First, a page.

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The ultimate guide to Germany's top Euro election candidates

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The ultimate guide to Germany's top Euro election candidates
Who will you vote for? Photo: DPA
14:46 CEST+02:00
The European elections are less than a month away and all EU citizens (probably even Brits) will have a chance to vote. We take a look at the German runners and riders.

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You've probably seen the heavily photoshopped election posters adorning lampposts all over Germany's streets, with messages from parties and candidates searching for your support.

And if you are an adult EU citizen who is resident in Germany then you have the right to vote for German candidates at your local polling booth on May 26th. Note that the deadline for registering to vote is May 5th. Read more about how to register and vote here.

But have you decided who you are voting for? Do you even know who the candidates are? If not – don't worry – you're not alone. In fact, half of Germans have no idea who the candidates standing for election to the European parliament are.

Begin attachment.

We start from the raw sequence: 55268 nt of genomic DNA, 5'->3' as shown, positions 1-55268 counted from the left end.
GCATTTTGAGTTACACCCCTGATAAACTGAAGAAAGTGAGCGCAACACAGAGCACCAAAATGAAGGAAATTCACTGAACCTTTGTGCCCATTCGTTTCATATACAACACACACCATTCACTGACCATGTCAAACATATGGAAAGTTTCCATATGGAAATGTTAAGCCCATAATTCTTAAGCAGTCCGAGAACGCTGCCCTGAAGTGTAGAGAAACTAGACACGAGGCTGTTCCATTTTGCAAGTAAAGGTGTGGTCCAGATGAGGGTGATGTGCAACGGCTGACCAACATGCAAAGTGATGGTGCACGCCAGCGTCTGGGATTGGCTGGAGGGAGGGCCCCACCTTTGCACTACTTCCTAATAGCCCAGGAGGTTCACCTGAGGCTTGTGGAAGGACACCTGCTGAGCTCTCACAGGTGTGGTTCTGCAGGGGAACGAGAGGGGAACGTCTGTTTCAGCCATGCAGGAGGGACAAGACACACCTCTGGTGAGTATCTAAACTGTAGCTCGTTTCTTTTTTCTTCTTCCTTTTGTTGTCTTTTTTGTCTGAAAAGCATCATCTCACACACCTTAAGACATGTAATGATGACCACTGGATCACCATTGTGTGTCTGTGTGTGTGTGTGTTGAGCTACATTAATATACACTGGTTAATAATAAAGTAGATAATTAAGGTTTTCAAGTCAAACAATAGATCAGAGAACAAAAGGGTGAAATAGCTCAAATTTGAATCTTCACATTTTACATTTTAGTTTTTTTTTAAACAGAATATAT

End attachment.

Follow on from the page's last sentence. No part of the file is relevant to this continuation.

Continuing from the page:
SEE ALSO: One in two Germans don't know top European election candidates

Luckily, Germany has a relatively simple method of voting for its MEPs. Unlike in national elections, there are no constituencies. Elected candidates represent the whole country, so wherever you are in the country your voting slip will look the same. Each party puts forward a list of names and you vote for the party rather than individual candidates.

Each list has the candidates' names starting with their Spitzenkandidat (lead candidate) followed by nine other people put forward by the party.

But who are the candidates on the party lists? This brief guide will give you an overview of the Spitzenkandidaten of the parties that are leading in polling and what they stand for.

Manfred Weber (CSU/CDU)

Manfred Weber. Photo: DPA

Somewhat confusingly, the Christian Union (Angela Merkel's centre-right party) are the only ones who have a different candidate list in each state. This is partly to do with the fact that they are split between the CSU in Bavaria and the CDU in the rest of the country.